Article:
When you plan a project, the project's goals become critical, notes Anthony Anderson, customer implementation lead at e-Business Commercial Operations, Nortel Networks Corporation, Toronto, Ontario, Canada. “You must identify the skill sets required to accomplish your goals,” he says. “From there you would go into your resources pool and try to match individuals that could fulfill those needs of the project.”

If the goal of a project, for instance, is to develop a new financial product that helps the organization distinguish itself from its competition, it is not enough to have finance and accounting staff on the team to deal with technical issues. Also needed are creative types who can put a spin on a product to make it enticing to the marketplace and to help the organization stand out.

While the goals of a project remain constant, the training needed to reach those goals may evolve over time, which makes it difficult to characterize “must have” vs. “nonessential” skills. Priorities may, in fact, be a moving target. The team skills you “absolutely” need vary during a project's life cycle, says Dominick Soldano, vice president at Herndon, Va., USA-based Center for Systems Management.

Planning skills are required throughout a project, but they are especially critical during the time leading up to the project and in the project's early stages, and leadership skills also may be more critical early in a project than near the project's end. In the middle of a project, technical skills will likely gain priority. If a project team grows during the life of a project, communication skills may gain, too. Though, like planning, soft skills such as communications are always important. When setting priorities among skill sets, factor in the part of a project's life cycle being planned.

Train vs. Hire

From a high-level view, the goals of the organization can directly affect whether you choose to train or hire to make up for lacking skills. Johnston recently worked on a project with a financial services firm focused on growing through mergers and acquisitions.

It had a recurring set of projects relating to buying and merging with other companies, and, for this reason, Johnston suggested the firm choose to train its employees rather than bring in temporary consultants.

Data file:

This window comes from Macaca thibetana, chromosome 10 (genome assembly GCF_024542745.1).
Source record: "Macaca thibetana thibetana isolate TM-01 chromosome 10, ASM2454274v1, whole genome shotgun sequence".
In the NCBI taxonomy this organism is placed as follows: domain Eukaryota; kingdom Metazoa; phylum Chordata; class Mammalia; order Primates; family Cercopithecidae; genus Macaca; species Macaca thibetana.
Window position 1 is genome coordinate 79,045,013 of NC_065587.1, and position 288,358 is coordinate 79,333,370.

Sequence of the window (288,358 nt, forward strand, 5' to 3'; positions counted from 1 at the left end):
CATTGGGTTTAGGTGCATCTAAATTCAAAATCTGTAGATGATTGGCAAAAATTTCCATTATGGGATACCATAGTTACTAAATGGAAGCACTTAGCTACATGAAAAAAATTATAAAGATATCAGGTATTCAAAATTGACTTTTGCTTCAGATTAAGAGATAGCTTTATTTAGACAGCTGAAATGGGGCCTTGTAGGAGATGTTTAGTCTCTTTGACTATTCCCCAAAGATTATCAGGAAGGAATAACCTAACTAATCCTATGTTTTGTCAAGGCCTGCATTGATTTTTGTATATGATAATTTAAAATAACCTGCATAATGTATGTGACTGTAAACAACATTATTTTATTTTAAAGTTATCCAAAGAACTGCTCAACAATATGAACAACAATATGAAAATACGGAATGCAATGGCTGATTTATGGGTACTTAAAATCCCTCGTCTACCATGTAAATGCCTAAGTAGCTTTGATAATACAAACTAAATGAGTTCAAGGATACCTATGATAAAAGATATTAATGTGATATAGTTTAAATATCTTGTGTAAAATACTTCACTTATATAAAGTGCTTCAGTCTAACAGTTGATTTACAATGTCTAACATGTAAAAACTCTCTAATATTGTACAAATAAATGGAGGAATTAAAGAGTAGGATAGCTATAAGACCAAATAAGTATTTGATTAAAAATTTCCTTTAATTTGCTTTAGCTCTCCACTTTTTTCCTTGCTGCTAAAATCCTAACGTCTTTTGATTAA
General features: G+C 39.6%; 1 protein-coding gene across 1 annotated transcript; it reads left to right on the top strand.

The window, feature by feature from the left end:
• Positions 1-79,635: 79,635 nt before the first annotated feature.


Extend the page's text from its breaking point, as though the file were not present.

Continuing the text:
“Companies invest in their employees to drive value and expertise,” he notes. Had the firm not been frequently engaged in this growth activity, hiring expertise as needed would have been the better option.

When deciding whether to make a permanent or a short-term hire, future needs come into play. “Let's say you're looking for a COBOL programmer to fit a short-term need, but over time, there are other programming language skills you will need,” says Johnston. “If you find a person who has six or seven programming languages, it could be worthwhile to hire him for the long term.”

Sometimes, no matter what the organization's goals, circumstances dictate which direction to take. If the project is of a short duration or you need skills immediately, then you must hire—there's no time to train. If you're able to plan ahead and have training time, you can be more flexible and take a strategic view, such as whether to develop expertise in-house for the long term or just handle the demands of the project in question.

However, individual circumstances may force your hand. “When you have people who have 15 years experience in a particular field and who are subject matter experts (but that's all they know), their knowledge may not be the most up-to-date,” says Anderson. “It may be difficult for them to open up to new ideas. They may not be amenable to training, even when you offer it.” Anderson recommends face-to-face meetings to explain the value of their input as well as the need to explore new ideas.

Budget concerns also may limit options. Without a training budget, the project may need to be rescheduled or the existing team may have to work harder. Another option is to “borrow” from within the organization.

When someone on staff has the needed expertise, encourage that person to help out on your project with some incentives, recommends Larry Suda, president of consulting firm Management Worlds Consulting, headquartered in Summit, N.J., USA. Nonfinancial incentives, says Suda, could include recognition, such as a note sent to the person's supervisor or the company's head and the understanding that, by helping you, that person can expect assistance in return. Of course, if you “borrow” someone full-time, the project will be charged.